John Cassell's Illustrated History of England, Volume 4

Front Cover
John Frederick Smith
W. Kent and Company, 1860 - Great Britain

From inside the book

What people are saying - Write a review

We haven't found any reviews in the usual places.

Other editions - View all

Common terms and phrases

Popular passages

Page 147 - That in case the crown and imperial dignity of this realm shall hereafter come to any person not being a native of this kingdom of England this nation be not obliged to engage in any war for the defence of any dominions or territories which do not belong to the crown of England without the consent of Parliament.
Page 147 - That from and after the time that the further limitation by this act shall take effect, all matters and things relating to the well governing of this kingdom, which are properly cognizable in the privy council by the laws and customs of this realm, shall be transacted there; and all resolutions taken thereupon shall be signed by such of the privy council as shall advise and consent to the same.
Page 147 - That no person who has an office or place of profit under the king, or receives a pension from the crown, shall be capable of serving as a member of the House of Commons.
Page 448 - I shall conclude with moving, that an humble address be presented to his majesty, that he would be graciously pleased to remove the right honourable Sir Robert Walpole...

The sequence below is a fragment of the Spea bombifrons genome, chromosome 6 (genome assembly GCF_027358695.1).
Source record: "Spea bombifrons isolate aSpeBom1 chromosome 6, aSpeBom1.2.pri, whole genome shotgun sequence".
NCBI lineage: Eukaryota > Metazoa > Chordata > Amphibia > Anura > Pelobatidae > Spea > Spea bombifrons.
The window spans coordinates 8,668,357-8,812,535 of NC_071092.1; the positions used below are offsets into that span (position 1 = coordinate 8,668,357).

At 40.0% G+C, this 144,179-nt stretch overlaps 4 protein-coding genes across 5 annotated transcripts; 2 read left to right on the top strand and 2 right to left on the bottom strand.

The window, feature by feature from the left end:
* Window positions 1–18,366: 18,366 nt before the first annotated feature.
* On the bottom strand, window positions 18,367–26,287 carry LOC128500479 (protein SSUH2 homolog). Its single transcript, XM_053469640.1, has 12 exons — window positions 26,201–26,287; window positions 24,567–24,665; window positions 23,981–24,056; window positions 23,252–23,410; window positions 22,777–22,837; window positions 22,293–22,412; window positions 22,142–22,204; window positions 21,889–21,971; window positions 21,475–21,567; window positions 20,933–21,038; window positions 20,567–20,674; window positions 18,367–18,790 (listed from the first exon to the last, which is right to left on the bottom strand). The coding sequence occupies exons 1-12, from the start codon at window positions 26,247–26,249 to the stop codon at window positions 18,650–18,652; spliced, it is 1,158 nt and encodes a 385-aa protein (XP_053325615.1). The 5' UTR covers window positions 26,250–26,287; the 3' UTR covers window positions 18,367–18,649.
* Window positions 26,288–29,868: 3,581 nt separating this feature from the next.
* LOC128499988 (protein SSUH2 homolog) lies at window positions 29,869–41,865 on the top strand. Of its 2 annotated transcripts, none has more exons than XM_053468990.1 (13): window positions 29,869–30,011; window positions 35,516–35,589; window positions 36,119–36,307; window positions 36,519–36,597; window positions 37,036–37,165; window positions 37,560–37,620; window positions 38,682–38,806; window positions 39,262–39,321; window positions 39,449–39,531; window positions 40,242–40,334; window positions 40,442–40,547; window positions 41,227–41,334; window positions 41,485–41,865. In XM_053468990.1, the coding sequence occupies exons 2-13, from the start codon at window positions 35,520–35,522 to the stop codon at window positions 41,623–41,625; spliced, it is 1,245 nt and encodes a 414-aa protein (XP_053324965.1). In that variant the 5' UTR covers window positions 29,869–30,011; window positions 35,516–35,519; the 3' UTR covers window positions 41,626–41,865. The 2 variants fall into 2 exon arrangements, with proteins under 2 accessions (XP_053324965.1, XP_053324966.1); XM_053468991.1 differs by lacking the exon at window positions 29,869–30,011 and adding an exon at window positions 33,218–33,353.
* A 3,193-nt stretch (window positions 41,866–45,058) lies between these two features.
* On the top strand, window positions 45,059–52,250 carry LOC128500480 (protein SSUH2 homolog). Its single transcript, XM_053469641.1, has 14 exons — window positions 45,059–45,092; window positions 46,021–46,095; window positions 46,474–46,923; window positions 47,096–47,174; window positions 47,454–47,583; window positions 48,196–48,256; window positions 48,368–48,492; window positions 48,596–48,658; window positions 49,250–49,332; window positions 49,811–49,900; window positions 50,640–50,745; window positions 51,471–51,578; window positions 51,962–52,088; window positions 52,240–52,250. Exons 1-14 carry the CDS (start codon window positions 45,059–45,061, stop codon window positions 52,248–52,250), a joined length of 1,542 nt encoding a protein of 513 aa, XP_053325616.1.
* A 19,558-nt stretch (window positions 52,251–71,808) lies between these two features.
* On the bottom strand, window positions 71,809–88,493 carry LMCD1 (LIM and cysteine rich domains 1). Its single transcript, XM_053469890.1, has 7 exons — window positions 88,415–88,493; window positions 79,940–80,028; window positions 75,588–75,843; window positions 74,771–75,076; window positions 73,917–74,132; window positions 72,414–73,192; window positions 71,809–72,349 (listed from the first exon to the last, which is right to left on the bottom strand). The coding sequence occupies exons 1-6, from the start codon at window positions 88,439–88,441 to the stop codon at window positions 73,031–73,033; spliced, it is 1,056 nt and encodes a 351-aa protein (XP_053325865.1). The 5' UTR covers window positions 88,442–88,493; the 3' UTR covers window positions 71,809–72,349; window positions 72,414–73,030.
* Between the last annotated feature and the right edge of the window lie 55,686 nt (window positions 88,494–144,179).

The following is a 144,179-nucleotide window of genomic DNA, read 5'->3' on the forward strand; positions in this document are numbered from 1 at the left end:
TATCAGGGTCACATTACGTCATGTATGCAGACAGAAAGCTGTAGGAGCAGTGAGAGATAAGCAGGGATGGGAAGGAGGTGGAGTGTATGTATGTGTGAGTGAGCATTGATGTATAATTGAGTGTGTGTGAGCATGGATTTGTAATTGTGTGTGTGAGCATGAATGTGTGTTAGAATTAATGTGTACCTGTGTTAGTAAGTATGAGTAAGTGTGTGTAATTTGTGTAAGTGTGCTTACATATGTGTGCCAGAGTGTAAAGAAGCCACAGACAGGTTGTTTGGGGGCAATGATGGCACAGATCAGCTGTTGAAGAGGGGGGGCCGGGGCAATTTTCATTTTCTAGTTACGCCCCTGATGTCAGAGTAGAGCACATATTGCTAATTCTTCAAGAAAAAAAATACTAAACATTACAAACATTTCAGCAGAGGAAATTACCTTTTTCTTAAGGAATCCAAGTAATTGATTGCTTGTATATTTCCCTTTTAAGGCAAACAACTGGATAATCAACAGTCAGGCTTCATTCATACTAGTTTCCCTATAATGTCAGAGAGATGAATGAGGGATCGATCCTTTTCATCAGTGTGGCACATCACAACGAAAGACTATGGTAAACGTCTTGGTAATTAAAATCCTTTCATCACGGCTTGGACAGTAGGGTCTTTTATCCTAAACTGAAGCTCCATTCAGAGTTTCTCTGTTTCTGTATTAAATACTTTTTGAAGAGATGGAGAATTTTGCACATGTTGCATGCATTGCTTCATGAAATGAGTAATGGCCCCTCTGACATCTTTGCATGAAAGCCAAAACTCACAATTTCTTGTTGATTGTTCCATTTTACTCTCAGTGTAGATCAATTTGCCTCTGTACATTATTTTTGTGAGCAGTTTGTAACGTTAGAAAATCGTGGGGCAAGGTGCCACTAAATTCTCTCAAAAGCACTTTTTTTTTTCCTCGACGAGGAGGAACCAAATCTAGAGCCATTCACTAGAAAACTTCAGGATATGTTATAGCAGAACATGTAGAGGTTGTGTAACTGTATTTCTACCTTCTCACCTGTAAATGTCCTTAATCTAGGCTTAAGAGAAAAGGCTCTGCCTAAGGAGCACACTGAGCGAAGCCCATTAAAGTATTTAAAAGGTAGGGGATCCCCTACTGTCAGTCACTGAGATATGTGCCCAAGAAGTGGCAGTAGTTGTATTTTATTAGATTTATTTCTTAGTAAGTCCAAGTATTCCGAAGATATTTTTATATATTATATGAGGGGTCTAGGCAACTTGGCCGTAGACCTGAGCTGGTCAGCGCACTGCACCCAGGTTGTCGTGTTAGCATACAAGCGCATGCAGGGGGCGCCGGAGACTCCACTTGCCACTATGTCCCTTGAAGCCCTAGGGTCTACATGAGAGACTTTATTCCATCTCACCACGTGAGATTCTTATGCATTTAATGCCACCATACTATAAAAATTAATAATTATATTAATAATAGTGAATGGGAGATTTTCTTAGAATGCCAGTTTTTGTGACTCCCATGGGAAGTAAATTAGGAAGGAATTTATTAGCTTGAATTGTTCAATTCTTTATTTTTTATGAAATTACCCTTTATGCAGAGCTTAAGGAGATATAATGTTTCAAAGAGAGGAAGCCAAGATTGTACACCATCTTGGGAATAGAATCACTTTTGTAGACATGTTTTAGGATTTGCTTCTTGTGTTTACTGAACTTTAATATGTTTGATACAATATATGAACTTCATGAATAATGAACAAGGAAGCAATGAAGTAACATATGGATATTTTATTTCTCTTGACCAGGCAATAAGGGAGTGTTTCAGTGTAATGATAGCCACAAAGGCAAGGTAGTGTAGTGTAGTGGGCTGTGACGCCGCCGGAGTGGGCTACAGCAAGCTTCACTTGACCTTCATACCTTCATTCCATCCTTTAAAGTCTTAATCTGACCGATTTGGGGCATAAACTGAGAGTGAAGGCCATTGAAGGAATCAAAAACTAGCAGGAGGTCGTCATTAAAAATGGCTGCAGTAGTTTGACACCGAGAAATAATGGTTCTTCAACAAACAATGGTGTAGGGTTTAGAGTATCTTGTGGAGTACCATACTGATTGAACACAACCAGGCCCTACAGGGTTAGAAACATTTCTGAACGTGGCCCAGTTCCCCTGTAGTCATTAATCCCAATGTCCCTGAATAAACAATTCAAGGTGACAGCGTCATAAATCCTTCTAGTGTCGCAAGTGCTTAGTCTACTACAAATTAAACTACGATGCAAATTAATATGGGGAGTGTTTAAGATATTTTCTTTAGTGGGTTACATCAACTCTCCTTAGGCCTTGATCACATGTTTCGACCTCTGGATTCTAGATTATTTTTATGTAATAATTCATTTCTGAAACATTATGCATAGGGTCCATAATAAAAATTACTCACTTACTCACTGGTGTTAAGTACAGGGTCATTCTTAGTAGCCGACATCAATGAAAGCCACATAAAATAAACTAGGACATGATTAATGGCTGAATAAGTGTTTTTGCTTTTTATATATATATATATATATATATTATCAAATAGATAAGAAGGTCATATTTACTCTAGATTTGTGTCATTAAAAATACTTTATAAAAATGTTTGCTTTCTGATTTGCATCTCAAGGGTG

Page 327 - Whig malice and power: but the grief of my soul is this — I see plainly that the Tory party is gone."* The nomination of the new ministry by the King was a full triumph to the Whigs.
Page 329 - It is with just resentment we observe that the pretender still resides in Lorraine, and that he has the presumption, by declarations from thence, to stir up your majesty's subjects to rebellion. But that which raises the utmost indignation of your commons is, that it appears therein that his hopes were built upon the measures that had been taken for some time past in Great Britain. It shall be our business to trace out those measures whereon he placed his hopes, and to bring the authors of them to...
Page 197 - We sent this morning 3000 horse to his chief city of Munich, with orders to burn and destroy all the country about it. This is so contrary to my nature, that nothing but absolute necessity could have obliged me to consent to it, for these poor people suffer for their master's ambition. There having been no war in this country for above sixty years, these towns and villages are so clean, that you would be pleased with them.
Page 147 - That, after the said limitation shall take effect as aforesaid, no person born out of the kingdoms of England, Scotland, or Ireland, or the dominions thereunto belonging (although he be naturalized or made a denizen,-— except such as are born of English parents), shall be capable to be of the privy council, or a member of either house of parliament, or to enjoy any office or place of trust, either civil or military, or to have any grant of lands, tenements, or hereditaments, from the crown, to...
Page 329 - will be apt to be exalted in your new station of retirement, " which was the only honourable post that those who gave it you " were capable of conferring (2).
Page 242 - And in less than a week's time, I discovered that my cousin was become an absolute favourite; that the Queen herself was present at her marriage in Dr. Arbuthnot's lodgings, at which time her Majesty had called for a round sum out of the Privy Purse; that Mrs. Masham came often to the Queen, when the Prince was asleep, and was generally two hours every day in private with her. And I, likewise, then discovered, beyond all dispute, Mr. Harley's correspondence and interest at court by means of this...

Bibliographic information